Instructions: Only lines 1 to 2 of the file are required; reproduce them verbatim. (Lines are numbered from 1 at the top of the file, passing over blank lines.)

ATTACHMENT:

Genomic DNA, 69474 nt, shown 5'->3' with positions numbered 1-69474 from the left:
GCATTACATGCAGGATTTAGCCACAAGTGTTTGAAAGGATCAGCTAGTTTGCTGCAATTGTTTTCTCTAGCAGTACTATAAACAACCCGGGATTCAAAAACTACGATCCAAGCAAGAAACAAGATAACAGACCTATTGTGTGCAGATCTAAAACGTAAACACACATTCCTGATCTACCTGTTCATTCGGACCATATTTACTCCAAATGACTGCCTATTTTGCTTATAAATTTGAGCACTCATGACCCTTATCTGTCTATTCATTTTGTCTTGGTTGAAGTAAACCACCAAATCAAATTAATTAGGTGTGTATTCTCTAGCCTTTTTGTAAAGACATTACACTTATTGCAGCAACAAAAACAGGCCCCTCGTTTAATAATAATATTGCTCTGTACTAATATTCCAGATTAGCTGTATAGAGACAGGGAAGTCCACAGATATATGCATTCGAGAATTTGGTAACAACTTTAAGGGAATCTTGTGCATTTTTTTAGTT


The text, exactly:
Genomic DNA, 69474 nt, shown 5'->3' with positions numbered 1-69474 from the left:
GCATTACATGCAGGATTTAGCCACAAGTGTTTGAAAGGATCAGCTAGTTTGCTGCAATTGTTTTCTCTAGCAGTACTATAAACAACCCGGGATTCAAAAACTACGATCCAAGCAAGAAACAAGATAACAGACCTATTGTGTGCAGATCTAAAACGTAAACACACATTCCTGATCTACCTGTTCATTCGGACCATATTTACTCCAAATGACTGCCTATTTTGCTTATAAATTTGAGCACTCATGACCCTTATCTGTCTATTCATTTTGTCTTGGTTGAAGTAAACCACCAAATCAAATTAATTAGGTGTGTATTCTCTAGCCTTTTTGTAAAGACATTACACTTATTGCAGCAACAAAAACAGGCCCCTCGTTTAATAATAATATTGCTCTGTACTAATATTCCAGATTAGCTGTATAGAGACAGGGAAGTCCACAGATATATGCATTCGAGAATTTGGTAACAACTTTAAGGGAATCTTGTGCATTTTTTTAGTT